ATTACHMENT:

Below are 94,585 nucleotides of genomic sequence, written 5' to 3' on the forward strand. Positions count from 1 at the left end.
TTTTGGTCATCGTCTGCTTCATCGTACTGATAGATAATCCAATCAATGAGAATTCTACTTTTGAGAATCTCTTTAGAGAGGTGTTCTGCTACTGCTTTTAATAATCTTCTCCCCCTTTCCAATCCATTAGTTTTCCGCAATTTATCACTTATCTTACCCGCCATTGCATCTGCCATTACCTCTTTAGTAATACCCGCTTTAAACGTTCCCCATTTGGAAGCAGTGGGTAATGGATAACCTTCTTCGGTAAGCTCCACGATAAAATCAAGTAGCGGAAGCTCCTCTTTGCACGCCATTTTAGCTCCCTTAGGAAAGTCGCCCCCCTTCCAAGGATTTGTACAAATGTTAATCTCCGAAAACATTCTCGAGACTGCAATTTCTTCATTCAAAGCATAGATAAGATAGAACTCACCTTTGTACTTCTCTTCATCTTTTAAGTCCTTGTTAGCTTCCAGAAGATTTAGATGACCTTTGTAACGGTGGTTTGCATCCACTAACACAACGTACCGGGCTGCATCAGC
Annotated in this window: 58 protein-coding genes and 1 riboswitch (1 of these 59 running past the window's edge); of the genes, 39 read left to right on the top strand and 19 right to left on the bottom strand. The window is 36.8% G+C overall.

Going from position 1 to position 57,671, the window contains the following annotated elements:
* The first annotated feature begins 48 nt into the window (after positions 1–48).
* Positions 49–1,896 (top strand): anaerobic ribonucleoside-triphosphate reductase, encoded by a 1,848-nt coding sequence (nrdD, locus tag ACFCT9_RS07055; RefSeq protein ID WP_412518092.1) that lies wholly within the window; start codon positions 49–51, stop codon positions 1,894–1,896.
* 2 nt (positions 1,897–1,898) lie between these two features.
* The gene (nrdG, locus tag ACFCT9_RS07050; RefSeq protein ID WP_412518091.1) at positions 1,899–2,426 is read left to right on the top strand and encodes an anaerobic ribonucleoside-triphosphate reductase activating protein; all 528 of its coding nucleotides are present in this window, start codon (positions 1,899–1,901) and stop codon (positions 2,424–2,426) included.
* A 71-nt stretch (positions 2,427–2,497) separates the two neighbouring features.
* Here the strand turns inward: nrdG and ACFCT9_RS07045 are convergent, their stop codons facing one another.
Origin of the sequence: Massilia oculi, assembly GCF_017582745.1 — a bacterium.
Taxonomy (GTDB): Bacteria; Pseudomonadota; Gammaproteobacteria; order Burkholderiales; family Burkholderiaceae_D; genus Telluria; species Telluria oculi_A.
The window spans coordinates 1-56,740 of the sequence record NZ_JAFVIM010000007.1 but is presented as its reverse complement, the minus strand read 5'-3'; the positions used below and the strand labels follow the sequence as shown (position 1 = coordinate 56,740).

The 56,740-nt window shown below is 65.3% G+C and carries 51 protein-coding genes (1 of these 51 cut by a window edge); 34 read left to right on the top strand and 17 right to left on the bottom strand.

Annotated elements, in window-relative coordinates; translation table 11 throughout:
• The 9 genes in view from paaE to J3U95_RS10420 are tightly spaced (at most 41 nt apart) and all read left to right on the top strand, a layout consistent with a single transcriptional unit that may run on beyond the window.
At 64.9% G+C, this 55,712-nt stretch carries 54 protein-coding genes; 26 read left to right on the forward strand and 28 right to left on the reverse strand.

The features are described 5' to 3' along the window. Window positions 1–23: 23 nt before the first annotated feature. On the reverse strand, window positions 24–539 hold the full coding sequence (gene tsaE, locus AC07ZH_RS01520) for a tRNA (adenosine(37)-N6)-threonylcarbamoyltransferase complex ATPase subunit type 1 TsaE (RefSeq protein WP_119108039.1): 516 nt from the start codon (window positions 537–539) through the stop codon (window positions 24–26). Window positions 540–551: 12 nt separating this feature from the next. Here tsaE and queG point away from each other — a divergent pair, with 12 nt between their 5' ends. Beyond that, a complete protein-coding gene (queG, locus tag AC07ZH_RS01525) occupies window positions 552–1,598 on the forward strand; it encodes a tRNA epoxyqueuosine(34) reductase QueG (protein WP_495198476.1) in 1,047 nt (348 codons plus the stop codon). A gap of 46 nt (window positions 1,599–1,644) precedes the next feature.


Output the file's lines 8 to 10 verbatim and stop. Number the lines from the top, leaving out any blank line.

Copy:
* The gene (nrdG, locus tag ACFCT9_RS07050; RefSeq protein ID WP_412518091.1) at positions 1,899–2,426 is read left to right on the top strand and encodes an anaerobic ribonucleoside-triphosphate reductase activating protein; all 528 of its coding nucleotides are present in this window, start codon (positions 1,899–1,901) and stop codon (positions 2,424–2,426) included.
* A 71-nt stretch (positions 2,427–2,497) separates the two neighbouring features.
* Here the strand turns inward: nrdG and ACFCT9_RS07045 are convergent, their stop codons facing one another.